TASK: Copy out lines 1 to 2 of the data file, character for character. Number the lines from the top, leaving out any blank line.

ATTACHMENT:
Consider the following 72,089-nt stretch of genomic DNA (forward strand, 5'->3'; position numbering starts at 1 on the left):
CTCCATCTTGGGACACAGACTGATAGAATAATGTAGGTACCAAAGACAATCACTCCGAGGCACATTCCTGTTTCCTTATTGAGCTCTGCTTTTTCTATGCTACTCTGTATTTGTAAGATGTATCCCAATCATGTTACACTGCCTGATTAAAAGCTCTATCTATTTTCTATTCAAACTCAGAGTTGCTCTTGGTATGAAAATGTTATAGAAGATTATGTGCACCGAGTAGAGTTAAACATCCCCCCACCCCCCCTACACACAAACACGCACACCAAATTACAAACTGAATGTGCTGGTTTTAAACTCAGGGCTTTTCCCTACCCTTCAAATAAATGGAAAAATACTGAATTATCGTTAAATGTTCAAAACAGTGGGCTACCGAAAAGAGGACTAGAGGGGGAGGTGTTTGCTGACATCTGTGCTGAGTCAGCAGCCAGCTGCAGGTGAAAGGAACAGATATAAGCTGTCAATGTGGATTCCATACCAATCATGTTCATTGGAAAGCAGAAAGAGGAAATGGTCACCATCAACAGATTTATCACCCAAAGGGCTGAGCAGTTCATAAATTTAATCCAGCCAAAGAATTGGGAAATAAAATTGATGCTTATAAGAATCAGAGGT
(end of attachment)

Consider the following 72,089-nt stretch of genomic DNA (forward strand, 5'->3'; position numbering starts at 1 on the left):
CTCCATCTTGGGACACAGACTGATAGAATAATGTAGGTACCAAAGACAATCACTCCGAGGCACATTCCTGTTTCCTTATTGAGCTCTGCTTTTTCTATGCTACTCTGTATTTGTAAGATGTATCCCAATCATGTTACACTGCCTGATTAAAAGCTCTATCTATTTTCTATTCAAACTCAGAGTTGCTCTTGGTATGAAAATGTTATAGAAGATTATGTGCACCGAGTAGAGTTAAACATCCCCCCACCCCCCCTACACACAAACACGCACACCAAATTACAAACTGAATGTGCTGGTTTTAAACTCAGGGCTTTTCCCTACCCTTCAAATAAATGGAAAAATACTGAATTATCGTTAAATGTTCAAAACAGTGGGCTACCGAAAAGAGGACTAGAGGGGGAGGTGTTTGCTGACATCTGTGCTGAGTCAGCAGCCAGCTGCAGGTGAAAGGAACAGATATAAGCTGTCAATGTGGATTCCATACCAATCATGTTCATTGGAAAGCAGAAAGAGGAAATGGTCACCATCAACAGATTTATCACCCAAAGGGCTGAGCAGTTCATAAATTTAATCCAGCCAAAGAATTGGGAAATAAAATTGATGCTTATAAGAATCAGAGGT